Hitler would be correct to believe that no one would remember the Holocaust; if those who bore witness, those who refused to remain silent, had not bravely spoken up. If survivors, soldiers, and others had not shared their experiences with the world, the Holocaust would be lost to history. Likewise, if the sons and daughters, grandsons and granddaughters of those who originally bore witness looked past the events of the Holocaust as if they had never happened, it would just as surely, be lost to history. This is why it is so important to remember. The moment we no longer remember, the moment we cease to carry on the legacy of all who lost family, friends, and even their lives to hatred and ignorance in the Holocaust, is the moment we become vulnerable to hatred and ignorance once again. I used to believe that ignorance is bliss; but I see now that the blessings that come with simply being aware of the struggles and triumphs of others, far outweigh any kind of bliss ignorance can provide. The Holocaust never should have happened; but because it did, we must learn from it. We must be aware of why it happened and how it happened so we can prevent it from happening again.
 
I am fortunate enough to have befriended Helen Colin, one of the many survivors who helped found the Holocaust Museum Houston. I met her about a year and a half ago, and since then, she has grown to be a huge part of my life. She has taught me so much about who I am and what I stand for. It is beyond astonishing to me that someone who has lost so much, who has seen more evil than I could ever possibly imagine, still has such faith and hope in humanity. I asked her once how she remains so loving and optimistic, despite having been in ghettos and death camps from the time she was 16 to her liberation on her 21st birthday. She responded,"! have seen what hate can do and I want no part of it. There is no room in my heart for hatred or despair. Only for love, only for hope." She inspires me to live as she lives: unwavering in love and hope against a world that makes it so easy to believe goodness is not possible. I will never again tum a blind eye to injustice, knowing that my actions can and do make a difference.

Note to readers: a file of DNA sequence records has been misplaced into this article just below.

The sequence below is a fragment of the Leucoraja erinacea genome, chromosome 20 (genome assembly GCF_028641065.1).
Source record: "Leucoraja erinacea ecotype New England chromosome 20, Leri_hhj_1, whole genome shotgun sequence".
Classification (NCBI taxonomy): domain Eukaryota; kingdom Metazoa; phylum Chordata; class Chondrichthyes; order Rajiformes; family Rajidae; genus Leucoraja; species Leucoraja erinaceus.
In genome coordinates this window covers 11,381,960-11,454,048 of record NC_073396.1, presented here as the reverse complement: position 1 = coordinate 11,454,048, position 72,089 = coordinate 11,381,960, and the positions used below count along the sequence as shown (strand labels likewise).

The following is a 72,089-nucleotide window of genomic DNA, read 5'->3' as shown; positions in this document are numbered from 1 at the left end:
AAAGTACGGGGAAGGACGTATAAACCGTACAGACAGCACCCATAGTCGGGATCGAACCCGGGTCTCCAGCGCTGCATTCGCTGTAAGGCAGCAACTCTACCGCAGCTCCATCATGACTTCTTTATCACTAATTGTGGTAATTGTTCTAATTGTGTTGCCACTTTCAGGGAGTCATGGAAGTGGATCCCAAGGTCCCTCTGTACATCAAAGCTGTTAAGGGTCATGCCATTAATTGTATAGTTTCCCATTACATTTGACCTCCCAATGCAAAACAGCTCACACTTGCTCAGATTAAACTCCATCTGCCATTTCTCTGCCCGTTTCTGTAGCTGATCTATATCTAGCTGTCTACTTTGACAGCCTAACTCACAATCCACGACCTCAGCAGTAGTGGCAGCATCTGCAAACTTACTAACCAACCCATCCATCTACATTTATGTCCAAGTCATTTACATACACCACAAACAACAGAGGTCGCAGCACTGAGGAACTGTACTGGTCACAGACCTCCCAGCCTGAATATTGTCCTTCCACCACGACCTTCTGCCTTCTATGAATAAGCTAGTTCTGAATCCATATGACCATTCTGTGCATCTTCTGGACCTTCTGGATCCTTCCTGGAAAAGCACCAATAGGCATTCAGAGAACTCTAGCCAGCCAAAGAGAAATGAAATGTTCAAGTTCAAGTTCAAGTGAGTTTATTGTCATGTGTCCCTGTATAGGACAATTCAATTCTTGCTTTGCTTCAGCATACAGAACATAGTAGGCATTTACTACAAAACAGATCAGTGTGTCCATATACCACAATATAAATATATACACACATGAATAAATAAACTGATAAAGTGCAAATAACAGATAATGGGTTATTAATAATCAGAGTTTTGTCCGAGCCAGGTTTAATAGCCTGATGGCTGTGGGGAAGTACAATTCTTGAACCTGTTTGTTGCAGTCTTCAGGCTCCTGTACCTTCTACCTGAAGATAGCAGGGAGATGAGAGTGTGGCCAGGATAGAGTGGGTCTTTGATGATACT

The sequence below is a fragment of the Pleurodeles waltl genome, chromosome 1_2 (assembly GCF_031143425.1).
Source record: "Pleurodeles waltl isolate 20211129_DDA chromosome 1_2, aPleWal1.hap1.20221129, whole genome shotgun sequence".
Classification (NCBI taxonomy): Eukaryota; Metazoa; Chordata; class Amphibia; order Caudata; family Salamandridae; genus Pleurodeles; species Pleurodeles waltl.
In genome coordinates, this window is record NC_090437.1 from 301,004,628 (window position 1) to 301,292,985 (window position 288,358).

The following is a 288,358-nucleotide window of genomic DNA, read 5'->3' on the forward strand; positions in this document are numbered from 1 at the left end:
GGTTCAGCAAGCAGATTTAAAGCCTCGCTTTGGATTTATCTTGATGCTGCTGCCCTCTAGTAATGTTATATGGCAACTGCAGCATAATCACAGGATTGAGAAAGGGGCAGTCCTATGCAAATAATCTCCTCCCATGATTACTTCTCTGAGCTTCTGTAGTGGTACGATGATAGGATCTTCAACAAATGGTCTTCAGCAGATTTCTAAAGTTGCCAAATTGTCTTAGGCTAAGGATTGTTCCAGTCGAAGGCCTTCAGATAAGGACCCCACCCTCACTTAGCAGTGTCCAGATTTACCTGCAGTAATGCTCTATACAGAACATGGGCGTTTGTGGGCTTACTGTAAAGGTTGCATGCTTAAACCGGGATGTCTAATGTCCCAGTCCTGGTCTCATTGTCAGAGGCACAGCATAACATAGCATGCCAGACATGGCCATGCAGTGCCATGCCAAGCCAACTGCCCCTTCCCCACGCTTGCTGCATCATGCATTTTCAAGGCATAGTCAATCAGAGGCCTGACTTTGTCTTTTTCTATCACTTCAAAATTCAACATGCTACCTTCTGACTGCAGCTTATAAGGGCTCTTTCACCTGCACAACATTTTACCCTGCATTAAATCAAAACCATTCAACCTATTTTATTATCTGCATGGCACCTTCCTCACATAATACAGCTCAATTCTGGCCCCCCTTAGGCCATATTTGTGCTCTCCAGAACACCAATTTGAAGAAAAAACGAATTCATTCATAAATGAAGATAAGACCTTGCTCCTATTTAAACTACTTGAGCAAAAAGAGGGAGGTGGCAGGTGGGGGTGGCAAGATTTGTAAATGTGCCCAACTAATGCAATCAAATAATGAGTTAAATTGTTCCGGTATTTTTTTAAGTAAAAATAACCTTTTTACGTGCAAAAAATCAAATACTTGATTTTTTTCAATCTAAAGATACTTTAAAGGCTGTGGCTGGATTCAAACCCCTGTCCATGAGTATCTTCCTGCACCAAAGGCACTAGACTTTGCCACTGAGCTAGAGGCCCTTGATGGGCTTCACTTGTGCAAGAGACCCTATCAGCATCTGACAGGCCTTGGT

I cannot forget the Holocaust, partly because all that I have seen and heard is not easily forgotten, but also because I feel obligated to remember. It is up to my generation and every generation after to preserve the message that the Holocaust teaches: to always be vigilant of prejudice, and to always speak up against injustice when we witness it. Ultimately, we must recognize that each of us, despite our differences, is still a human being worthy of love and respect. We are responsible for one another and when we remain silent while others are suffering, it only perpetuates injustice. With all of the hatred, prejudice, and apathy that still exists in the world today, it is incredibly important that we continue to remember the lessons of the Holocaust. They are ones far too costly to forget.

--Daniela Mackin

Upcoming Events for Educators
 
"Holocaust 101: Teaching about the Holocaust"

July 5, 2016
9:00 a.m. to 4:30 p.m.
Avrohm I. Wisenberg Multipurpose Learning Center

Max M. Kaplan Summer Institute for Educators

July 6-9, 2016
8:30 a.m. to 5 p.m.
Avrohm I. Wisenberg Multipurpose Learning Center